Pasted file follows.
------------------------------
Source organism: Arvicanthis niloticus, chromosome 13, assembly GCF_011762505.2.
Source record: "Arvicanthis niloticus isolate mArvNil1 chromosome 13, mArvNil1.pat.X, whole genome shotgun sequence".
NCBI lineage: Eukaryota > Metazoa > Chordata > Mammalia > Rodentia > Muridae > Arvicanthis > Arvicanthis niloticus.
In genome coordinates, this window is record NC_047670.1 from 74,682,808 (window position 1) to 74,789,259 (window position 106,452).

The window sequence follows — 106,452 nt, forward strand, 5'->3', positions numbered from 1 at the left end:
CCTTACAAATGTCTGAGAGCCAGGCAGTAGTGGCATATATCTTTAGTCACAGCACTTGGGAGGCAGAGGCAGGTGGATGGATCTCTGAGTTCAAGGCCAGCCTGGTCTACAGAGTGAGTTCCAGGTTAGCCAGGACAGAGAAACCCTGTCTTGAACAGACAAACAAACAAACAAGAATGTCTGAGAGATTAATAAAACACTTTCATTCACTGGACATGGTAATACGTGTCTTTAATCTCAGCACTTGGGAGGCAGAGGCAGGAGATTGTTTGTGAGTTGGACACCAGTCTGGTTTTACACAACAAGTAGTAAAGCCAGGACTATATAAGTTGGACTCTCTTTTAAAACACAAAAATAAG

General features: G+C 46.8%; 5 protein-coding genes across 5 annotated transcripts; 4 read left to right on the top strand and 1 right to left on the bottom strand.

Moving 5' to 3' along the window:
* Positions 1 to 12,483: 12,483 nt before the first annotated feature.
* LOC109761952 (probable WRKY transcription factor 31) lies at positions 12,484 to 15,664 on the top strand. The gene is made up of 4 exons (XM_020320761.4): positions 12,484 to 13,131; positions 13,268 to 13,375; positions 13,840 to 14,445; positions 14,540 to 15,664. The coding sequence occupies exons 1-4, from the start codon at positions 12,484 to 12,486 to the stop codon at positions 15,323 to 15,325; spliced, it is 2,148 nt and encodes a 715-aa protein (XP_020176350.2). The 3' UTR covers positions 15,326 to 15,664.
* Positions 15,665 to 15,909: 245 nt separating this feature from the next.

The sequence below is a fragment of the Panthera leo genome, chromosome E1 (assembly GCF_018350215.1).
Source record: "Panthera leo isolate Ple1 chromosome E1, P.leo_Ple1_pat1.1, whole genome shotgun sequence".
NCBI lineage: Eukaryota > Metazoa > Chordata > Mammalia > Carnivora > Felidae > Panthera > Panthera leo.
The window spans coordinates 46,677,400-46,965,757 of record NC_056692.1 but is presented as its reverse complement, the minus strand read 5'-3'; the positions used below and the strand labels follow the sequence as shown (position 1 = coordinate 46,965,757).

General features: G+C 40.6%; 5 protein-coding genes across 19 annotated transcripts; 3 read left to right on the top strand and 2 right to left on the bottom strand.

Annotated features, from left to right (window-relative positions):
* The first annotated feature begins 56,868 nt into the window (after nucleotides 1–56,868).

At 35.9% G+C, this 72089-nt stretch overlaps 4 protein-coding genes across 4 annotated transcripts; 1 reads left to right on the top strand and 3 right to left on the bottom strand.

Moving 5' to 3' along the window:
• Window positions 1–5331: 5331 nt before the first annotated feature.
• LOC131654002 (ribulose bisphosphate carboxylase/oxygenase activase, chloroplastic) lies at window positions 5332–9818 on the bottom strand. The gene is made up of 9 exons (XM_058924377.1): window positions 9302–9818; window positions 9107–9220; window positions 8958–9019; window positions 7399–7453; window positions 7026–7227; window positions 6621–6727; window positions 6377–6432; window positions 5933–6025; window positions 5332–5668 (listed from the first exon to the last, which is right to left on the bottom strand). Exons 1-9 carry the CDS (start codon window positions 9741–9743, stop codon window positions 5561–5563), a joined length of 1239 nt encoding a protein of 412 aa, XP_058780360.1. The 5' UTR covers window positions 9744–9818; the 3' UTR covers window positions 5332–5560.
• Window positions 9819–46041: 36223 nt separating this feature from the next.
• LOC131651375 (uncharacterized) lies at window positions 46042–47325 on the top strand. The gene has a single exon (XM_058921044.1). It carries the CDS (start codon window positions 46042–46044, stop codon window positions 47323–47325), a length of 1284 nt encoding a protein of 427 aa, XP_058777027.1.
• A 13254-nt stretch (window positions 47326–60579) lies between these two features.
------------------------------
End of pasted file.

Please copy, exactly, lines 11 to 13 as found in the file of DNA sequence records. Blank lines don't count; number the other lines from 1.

* Positions 15,665 to 15,909: 245 nt separating this feature from the next.

The sequence below is a fragment of the Panthera leo genome, chromosome E1 (assembly GCF_018350215.1).
Source record: "Panthera leo isolate Ple1 chromosome E1, P.leo_Ple1_pat1.1, whole genome shotgun sequence".